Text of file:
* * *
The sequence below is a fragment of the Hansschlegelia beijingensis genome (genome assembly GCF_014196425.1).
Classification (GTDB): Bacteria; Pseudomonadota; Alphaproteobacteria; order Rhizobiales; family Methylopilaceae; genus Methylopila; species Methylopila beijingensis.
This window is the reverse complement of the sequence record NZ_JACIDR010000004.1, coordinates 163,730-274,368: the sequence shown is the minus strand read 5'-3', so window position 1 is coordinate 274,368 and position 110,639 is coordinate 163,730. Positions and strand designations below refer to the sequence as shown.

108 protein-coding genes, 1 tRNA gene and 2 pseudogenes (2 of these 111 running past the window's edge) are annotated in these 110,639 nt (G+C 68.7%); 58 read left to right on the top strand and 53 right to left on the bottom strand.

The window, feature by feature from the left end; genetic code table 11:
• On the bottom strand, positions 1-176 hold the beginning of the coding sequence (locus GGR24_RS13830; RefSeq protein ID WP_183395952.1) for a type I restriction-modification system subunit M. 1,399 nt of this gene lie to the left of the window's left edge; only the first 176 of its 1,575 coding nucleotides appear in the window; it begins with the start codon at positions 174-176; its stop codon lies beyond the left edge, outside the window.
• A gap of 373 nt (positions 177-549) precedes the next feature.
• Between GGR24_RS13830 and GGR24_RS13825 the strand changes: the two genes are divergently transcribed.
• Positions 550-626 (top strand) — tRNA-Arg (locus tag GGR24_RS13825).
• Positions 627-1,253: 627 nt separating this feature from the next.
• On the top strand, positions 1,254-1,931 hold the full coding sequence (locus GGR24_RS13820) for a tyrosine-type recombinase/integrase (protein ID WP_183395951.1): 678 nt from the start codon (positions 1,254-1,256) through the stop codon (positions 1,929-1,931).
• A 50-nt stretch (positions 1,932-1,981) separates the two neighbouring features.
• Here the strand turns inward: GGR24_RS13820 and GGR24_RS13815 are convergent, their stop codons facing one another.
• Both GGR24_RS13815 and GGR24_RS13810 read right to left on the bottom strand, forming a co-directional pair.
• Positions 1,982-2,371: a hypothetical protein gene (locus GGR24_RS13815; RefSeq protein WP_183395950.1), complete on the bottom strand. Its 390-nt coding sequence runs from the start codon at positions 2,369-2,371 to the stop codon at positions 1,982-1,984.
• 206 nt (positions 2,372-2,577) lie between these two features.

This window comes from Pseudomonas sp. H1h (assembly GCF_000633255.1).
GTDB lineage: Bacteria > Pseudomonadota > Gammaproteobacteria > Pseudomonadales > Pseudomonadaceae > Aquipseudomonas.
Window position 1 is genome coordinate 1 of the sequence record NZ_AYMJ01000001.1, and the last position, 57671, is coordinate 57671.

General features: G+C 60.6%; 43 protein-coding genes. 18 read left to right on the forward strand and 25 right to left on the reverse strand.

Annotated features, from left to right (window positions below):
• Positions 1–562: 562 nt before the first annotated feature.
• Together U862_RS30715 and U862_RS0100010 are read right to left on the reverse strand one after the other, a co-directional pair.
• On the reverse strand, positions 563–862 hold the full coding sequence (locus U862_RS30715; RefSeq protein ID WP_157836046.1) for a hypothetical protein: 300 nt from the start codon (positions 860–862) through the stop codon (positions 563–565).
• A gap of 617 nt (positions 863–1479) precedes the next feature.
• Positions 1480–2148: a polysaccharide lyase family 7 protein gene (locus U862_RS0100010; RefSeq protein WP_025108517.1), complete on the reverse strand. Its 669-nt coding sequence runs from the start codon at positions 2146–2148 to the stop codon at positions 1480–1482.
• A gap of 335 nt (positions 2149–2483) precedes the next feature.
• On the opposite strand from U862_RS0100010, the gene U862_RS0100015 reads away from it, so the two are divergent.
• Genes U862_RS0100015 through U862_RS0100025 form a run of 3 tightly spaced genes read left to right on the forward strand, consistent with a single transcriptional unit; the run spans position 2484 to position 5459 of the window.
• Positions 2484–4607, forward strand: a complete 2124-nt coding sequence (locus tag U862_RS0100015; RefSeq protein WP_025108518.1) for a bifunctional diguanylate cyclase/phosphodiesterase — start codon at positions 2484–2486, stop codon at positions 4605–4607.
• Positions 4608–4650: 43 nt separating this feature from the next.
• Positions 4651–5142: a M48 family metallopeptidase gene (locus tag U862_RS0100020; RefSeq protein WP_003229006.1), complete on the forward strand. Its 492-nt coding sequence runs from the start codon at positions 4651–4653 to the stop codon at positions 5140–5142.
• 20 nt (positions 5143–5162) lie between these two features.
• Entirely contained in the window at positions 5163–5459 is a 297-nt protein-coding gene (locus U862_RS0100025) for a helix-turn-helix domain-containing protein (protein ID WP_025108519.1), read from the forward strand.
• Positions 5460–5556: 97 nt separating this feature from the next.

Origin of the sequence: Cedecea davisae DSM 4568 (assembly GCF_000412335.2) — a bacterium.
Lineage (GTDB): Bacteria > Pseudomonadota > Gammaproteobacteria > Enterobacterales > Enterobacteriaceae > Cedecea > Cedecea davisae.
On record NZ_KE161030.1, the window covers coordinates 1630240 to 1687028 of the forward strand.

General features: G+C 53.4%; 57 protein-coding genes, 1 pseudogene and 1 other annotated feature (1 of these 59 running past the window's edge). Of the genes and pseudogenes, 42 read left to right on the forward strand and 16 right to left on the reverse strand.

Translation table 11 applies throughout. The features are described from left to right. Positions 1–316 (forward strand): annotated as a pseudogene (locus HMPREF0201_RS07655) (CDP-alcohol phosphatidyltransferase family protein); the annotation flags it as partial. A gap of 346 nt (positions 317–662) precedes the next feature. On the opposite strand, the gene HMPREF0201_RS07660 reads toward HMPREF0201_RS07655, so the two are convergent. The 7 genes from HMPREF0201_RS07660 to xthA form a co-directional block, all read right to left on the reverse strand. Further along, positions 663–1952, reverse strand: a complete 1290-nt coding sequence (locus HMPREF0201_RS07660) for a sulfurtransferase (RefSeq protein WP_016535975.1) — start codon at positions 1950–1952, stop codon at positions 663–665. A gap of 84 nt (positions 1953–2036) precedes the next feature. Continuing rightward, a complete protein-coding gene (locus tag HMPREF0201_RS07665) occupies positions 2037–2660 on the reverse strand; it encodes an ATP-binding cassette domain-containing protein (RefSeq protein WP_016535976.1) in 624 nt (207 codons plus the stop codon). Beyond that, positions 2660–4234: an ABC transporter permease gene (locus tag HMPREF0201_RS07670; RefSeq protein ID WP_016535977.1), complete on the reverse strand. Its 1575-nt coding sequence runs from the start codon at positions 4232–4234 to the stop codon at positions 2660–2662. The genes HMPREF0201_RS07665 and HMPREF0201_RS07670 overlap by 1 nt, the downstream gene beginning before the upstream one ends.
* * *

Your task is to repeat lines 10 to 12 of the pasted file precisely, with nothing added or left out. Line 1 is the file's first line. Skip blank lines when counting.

• Positions 627-1,253: 627 nt separating this feature from the next.
• On the top strand, positions 1,254-1,931 hold the full coding sequence (locus GGR24_RS13820) for a tyrosine-type recombinase/integrase (protein ID WP_183395951.1): 678 nt from the start codon (positions 1,254-1,256) through the stop codon (positions 1,929-1,931).
• A 50-nt stretch (positions 1,932-1,981) separates the two neighbouring features.